I disagree with the Church’s prejudices against homosexuality. I regard as laughable – and tragic - its position on contraception, and as a woman who believes in equality in all things, I struggle to keep faith with a faith which reserves not just the top job but its priesthood for men. Because there is one thing we already know for certain sure about the next pope – black or white, traditionalist or liberal, Italian or not so Italian – the next pope is an old man. Money on it. So I am telling my daughter she can do anything, all things, that she can be anything – anything that is,except a Catholic priest.

Moreover, the next leader of the Catholic Church and its 1.2billion congregation, will not only be another old man just like the last old man, he will of course never have married and never have had children, with all that means in terms of life and love and humanity. Children mean everything. We mothers know that and not because we were taught it in a seminary.

Arrogance and insularity fed the church’s position on child abuse, the delays, the obfuscation, the reluctance to blame their own, punish their own, make some kind of recompense. Make no mistake, the scandal of child abuse in the Catholic Church puts the anachronisms, the illogicalities, and the stuff they get plain wrong into the shade. In a letter sent some months after news broke of Father Kit, I warned the head of his Rosminian order, Father David Myers, that if the Catholic Church lost the mothers “the game is up and you lose everything.” He reassured me as a mother that is to say "our hope for the future and...the ones who provide the next generation with a wonderful vision of the gospel of love."

The Catholic Church - Christianity itself - makes much of fishermen and of shepherds when fishermen and shepherds are far removed from this high-tech modern life. Then there is the ultimate mother - Mary, but this particular and almost faithless Catholic mother takes small comfort in the example of the innocent speak-no-evil virgin with her hands clasped and stars around her head, her naked foot upon the serpent, appearing then disappearing in her now-you-see-me-now-you-don’t kind of way. The priesthood was for men, motherhood for women, well motherhood carries responsibilities - not least to ourselves.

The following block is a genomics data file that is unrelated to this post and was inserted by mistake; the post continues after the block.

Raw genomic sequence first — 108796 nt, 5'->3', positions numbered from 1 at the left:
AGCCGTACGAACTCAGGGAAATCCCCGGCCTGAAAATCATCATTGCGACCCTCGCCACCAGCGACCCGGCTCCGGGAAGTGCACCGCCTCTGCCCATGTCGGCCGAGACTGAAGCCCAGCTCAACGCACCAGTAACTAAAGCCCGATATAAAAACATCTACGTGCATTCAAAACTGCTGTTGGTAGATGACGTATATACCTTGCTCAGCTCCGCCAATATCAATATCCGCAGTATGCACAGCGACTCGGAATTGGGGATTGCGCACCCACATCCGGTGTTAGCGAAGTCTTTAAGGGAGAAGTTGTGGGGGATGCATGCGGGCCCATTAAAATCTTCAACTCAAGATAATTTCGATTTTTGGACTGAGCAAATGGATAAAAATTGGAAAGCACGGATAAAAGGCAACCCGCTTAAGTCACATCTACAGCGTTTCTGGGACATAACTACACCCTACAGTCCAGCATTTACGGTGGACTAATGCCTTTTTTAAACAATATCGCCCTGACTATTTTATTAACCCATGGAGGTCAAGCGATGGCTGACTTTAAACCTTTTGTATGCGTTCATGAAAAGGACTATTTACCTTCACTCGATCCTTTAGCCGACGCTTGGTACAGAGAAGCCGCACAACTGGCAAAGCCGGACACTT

My message to the old Pope: Live long and prosper.

My message to the new Pope: Allow women to be priests, allow priests to marry, change your position on homosexuality and contraception, maybe then we can talk. You’ve got my number and I’ve certainly got yours.

Saturday, February 09, 2013

Lost and Found

My aunt is slipping away from us. Old as she is, frail as she is, even so - I don’t want her going anywhere. I want her here where I can see her, not a memory, not someone I love but cannot put my arms around. Yet, I know we are losing her.

Loss is terrible. You lose so many things in this life. A sock. A black umbrella. A bag you put down and forget to pick up. You lose those you love and cannot imagine life without. You lose faith - sometimes in God, sometimes in men, sometimes in men of God. A man in a hurry who believes the law applies to others and not to him, can lose a reputation as former Cabinet minister Chris Huhne is discovering. He can even lose his freedom. Over the last few years, bankers, priests, policemen, and journalists have lost the trust of the public. You can lose your job, your money and your home. You can lose your head, your heart and the best years of your life. You can lose yourself and wake up too late or not at all. You can lose your life in combat when it has barely begun or when you are ancient and tired of it all but one thing is certain - lose it you will.

I have lost some of those things. A golden brooch with a raw pearl heart, in the shape of a bee, and given by a lover. I lost the lover too now I come to think of it. More than one - how careless I was in my youth. I have lost the odd friend – their loss too I’d like to think. Lost a bag on a train, a bet on a horse, a baby. Lost all perspective on the odd occasion.

And yet, we carry on despite our heavy losses. Moreover, often we try to find that which we have lost, and there, right there, is our glory. Once in a blue moon, you find a king and dig up his bones. And when a child is lost, we don’t shrug, we try our damndest to find her – week after rainy month combing riverbanks and stark hillsides, checking out sightings in hot and far-off places. Sometimes if we are fortunate, we find the lost child, and sometimes we don’t. Sometimes we find glory, happiness, peace and love, or go on a journey and find ourselves, or something we weren’t even looking for. We find out we didn’t need “it” anyway, and we find just what we need. We lose everything and we find we can go on.

Friday, January 25, 2013

The Right Stuff

Third (and probably) final excerpt from A Year of Doing Good . I tried to join the lifeboat crew - for some reason they wouldn't have me.

Tuesday, 10 May

I walked into the lifeboat station past the little shop selling model lifeboats and teddies, then along a metal gallery; to the right there are crew rooms, and to the left the space drops away to the boathouse where the lifeboat sits in dry dock looking huge and orange and brave. Wooden plaques line the walls with the names and years of the former lifeboats and coxswains and all the rescues that the lifeboat has gone out on. A bearded chap who helps launch the boats took me through to the room where the lifeboat men were gathered. They were ranged in seats around the room chatting to each other, and silence fell as I walked in, which was the right moment to be a foot taller and ten years younger with a willy to call my own.